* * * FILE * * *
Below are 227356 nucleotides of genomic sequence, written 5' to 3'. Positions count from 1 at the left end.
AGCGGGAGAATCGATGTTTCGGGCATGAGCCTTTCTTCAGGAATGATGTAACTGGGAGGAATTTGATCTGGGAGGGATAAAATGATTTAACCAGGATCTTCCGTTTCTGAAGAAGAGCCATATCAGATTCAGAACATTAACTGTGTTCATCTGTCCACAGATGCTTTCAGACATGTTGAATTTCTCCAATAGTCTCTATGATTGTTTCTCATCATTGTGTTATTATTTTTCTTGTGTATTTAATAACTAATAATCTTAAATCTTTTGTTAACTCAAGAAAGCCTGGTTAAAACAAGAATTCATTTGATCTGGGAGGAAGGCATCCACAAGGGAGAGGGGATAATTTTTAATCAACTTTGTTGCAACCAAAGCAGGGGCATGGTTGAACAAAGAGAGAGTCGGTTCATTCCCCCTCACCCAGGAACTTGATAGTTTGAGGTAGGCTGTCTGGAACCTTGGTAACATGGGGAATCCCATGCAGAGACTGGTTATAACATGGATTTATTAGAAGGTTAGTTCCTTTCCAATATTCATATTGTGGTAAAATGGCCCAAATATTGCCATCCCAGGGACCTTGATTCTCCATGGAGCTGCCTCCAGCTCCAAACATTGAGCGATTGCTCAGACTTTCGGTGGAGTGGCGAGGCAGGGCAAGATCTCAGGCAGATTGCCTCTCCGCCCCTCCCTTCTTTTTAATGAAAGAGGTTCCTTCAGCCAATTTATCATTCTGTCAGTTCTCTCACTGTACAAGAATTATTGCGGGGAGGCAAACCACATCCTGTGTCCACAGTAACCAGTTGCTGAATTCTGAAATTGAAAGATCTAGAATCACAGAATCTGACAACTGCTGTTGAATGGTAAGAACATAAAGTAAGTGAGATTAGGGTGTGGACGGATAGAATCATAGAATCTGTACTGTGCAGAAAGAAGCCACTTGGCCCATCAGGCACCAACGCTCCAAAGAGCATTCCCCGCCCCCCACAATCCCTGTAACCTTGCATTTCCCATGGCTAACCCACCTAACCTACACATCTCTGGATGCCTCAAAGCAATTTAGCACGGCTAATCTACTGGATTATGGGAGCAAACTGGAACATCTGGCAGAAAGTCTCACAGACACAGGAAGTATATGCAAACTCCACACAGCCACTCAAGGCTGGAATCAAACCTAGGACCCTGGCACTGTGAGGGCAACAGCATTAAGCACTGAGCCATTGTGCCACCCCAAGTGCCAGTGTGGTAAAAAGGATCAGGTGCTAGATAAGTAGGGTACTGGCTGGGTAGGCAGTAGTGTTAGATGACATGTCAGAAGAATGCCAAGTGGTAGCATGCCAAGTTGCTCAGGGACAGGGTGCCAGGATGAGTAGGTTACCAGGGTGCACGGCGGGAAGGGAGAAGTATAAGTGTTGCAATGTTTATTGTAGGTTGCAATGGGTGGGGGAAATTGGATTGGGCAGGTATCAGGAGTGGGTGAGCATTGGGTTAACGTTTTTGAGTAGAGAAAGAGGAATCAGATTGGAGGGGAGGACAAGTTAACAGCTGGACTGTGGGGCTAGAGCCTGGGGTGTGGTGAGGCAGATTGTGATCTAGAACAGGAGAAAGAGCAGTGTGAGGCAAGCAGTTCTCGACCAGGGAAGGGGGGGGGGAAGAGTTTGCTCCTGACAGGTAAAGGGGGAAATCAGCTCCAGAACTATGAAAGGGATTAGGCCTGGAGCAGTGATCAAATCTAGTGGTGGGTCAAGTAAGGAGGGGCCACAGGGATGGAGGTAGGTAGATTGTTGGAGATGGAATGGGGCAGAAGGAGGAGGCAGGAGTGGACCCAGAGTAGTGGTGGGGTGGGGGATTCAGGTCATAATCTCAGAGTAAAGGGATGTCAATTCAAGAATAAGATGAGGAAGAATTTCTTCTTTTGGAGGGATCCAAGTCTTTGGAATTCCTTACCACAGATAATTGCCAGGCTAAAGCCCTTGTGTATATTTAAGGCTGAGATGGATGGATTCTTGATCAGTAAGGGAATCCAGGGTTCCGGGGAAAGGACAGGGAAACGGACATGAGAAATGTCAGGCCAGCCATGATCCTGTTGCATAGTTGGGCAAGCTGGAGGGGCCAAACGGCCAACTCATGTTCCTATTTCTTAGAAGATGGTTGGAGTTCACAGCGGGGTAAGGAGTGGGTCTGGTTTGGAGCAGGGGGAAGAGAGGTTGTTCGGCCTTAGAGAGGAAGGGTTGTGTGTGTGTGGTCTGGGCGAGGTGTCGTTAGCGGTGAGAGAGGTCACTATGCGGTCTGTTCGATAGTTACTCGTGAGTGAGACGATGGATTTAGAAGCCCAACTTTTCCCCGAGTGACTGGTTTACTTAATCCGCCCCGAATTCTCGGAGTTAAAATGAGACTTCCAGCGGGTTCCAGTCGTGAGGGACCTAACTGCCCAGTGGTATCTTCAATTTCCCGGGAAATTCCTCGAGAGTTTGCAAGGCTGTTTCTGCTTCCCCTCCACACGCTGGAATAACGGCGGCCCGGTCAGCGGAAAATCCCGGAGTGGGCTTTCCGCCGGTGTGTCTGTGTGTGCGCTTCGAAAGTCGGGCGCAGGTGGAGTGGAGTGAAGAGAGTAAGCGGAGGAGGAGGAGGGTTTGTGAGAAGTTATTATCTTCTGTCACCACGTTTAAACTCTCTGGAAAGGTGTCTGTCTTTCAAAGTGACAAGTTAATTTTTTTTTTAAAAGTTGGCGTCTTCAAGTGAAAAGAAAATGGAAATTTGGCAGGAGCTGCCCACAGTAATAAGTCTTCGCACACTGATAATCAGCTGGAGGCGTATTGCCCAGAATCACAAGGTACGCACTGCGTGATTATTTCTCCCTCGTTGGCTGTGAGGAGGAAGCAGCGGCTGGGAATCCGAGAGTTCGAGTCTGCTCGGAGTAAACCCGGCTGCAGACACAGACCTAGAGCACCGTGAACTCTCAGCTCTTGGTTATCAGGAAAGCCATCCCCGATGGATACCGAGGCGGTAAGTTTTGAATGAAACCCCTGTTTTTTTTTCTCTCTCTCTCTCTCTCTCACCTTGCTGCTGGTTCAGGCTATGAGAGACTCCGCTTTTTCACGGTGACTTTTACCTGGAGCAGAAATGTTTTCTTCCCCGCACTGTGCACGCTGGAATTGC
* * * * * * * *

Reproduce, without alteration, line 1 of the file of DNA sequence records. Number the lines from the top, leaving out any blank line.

Below are 227356 nucleotides of genomic sequence, written 5' to 3'. Positions count from 1 at the left end.